A federal judge has ordered popular U.S-based cryptocurrency exchange and wallet service, Coinbase, to release user data to the IRS in order to combat tax evasion and money laundering using bitcoin. Coinbase has denounced the IRS' move, calling it a "sweeping request," and plans to challenge it in court. This represents an ongoing saga that surrounds the pseudo-anonymous digital currency as to its legitimacy, legality, and status as money versus something else. (See also: Is Bitcoin Legal in the U.S.?)
The Recent Ruling
The recent ruling comes from a San Francisco based federal judge who approved a disputed ruling to allow the IRS to claim years worth of data for thousands of individual users of Coinbase. Federal investigators claim that they need Coinbase's records in order to identify some individual Bitcoin wallets and check against their tax records to make sure Coinbase's users are paying any and all proper taxes due on their Bitcoin-related income. The IRS had also asked Coinbase to identify "active" US traders between 2013 and 2015. The IRS has ruled via guidelines that Bitcoin and other digital currencies are to be treated as property and not as currency, making profits subject to taxation. (See also: Florida Court: Bitcoin is Not Money (Yet))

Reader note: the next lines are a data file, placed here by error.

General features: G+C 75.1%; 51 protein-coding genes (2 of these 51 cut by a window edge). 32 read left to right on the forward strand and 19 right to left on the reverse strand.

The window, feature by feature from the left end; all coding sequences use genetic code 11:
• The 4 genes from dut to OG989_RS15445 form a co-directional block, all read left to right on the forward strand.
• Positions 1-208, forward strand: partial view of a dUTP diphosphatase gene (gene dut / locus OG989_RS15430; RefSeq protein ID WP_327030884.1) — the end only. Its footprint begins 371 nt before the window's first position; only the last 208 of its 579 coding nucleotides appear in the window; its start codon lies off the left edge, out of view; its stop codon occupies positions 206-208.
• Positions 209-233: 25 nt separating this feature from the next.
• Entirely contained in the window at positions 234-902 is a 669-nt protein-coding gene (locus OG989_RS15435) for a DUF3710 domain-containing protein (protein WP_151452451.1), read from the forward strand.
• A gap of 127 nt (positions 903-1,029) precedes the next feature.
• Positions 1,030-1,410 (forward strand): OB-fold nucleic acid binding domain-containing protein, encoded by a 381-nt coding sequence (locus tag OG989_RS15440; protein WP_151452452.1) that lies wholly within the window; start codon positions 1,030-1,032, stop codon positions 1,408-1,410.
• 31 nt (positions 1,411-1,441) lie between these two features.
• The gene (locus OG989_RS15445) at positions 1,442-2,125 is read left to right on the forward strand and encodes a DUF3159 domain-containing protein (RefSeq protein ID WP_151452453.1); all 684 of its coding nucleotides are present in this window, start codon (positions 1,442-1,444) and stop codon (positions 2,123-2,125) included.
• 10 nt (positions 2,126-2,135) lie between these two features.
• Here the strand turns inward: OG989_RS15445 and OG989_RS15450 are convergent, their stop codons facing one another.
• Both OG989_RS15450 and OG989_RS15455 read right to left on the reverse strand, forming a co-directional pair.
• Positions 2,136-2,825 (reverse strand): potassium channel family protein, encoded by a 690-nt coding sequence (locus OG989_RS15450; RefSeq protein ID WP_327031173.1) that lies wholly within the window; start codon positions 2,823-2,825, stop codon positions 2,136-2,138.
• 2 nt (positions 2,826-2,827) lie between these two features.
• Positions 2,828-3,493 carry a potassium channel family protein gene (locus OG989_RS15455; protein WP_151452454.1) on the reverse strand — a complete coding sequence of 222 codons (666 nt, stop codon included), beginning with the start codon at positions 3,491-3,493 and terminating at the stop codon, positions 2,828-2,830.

Bitcoin has been attractive to those seeking to circumvent tax laws or to launder money because it is quasi-anonymous, and it is easy to mix transactions to further obscure one's identity from external audit. Coinbase, however, is based in the United States and has pledged to adhere to broader financial regulations such as know your customer (KYC) and anti-money laundering (AML) practices. It has also received a New York state BitLicense which legitimizes the company, but also makes it subject to regulatory scrutiny such as this. (For more, see: The Bitcoin Tax Guide)
Coinbase, still, has promised to fight back. “We are aware of, and expected, the Court’s ex parte order today,” the company said in a statement provided by Farmer on Wednesday afternoon. “We look forward to opposing the DOJ’s request in court after Coinbase is served with a subpoena. As we previously stated, we remain concerned with our US customers’ legitimate privacy rights in the face of the government’s sweeping request.”
The Bottom Line
Perhaps it was only a matter of time until the courts would force U.S.-based Bitcoin exchanges to submit their records to the IRS in order to identify money launderers and tax evaders, and now a federal judge has done just that with popular exchange Coinbase. This sets a strong legal precedent going forward, but the company has vowed to fight the ruling.